The World Trade Center Transportation Hub, designed by Santiago Calatrava, has become a new icon for New York City. Delicate-yet-powerful, the structure provides a grand welcome to travelers arriving by subway or PATH commuter train. The terminal, located on the former ground-zero site, serves as a regional transportation hub as well as a significant cultural and retail destination.
The main hall, known as the Oculus, is a soaring sculptural steel-and-glass shell enclosing a cathedral-like space and flooding it with natural light. This freestanding lens-shaped structure appears to have wings formed by steel ribs that extend upward beyond the main enclosure. Where the “wings” meet along a curved ridge, a 330-foot operable skylight allows for ventilation and passive conditioning of the space below and is opened ceremonially on September 11th. The sunlight that enters through the ribbed enclosure also suffuses the train platforms, 60 feet below ground, with natural light.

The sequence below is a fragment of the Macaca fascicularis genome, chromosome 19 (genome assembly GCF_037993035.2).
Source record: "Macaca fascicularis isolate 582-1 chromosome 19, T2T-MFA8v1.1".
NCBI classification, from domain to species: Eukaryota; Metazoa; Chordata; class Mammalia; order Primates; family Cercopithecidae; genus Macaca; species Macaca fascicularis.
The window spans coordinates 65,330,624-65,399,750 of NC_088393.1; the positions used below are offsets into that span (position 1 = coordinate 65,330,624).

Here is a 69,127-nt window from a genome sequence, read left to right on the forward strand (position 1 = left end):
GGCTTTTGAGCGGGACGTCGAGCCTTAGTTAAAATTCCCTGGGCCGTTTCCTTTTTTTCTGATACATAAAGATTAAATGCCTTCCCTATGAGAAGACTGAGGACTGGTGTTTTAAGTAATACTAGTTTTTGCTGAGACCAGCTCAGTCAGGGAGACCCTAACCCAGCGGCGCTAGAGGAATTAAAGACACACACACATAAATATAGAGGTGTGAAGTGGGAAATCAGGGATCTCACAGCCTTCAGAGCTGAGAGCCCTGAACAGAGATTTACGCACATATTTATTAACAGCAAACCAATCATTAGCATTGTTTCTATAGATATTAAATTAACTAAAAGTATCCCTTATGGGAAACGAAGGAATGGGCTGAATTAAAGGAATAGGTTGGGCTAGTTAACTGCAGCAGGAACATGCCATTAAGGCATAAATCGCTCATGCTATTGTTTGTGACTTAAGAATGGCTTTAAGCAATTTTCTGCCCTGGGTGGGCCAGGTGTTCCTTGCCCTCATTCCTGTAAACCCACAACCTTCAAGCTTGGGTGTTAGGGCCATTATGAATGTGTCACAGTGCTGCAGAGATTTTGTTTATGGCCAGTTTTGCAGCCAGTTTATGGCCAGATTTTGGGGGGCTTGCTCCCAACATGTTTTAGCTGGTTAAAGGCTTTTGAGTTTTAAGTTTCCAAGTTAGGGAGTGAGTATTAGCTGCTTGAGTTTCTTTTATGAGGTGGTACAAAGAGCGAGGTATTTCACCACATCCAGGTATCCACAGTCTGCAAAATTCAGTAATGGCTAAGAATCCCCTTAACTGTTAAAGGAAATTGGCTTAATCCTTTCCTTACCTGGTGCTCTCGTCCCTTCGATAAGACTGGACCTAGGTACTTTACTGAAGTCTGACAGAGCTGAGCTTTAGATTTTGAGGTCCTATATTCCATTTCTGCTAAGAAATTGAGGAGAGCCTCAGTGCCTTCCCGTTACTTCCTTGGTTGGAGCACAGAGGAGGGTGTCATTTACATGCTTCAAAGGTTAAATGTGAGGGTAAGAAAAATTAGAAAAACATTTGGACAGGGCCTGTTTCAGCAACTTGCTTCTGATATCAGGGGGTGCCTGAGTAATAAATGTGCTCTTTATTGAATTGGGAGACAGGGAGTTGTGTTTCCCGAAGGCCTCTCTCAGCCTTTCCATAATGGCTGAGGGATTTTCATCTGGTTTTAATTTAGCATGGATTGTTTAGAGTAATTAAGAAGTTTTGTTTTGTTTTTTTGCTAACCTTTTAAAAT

The complex geometry of the skeletal structure dictates that nearly every steel rib and lite of glass is a slightly different shape. Atypical construction sequences were employed during installation. The curtain wall and skylight systems are designed to accommodate a complex set of performance criteria, with special attention paid to security, energy efficiency and dynamic movement of the structure.
Heintges provided consulting services for the exterior enclosure and interior glazing for all phases of design and construction.
Photographs 1-5 by Alan Karchmer; photographs 6-9 by Whitney Starbuck Boykin; photographs 10-13 by Heintges & Associates.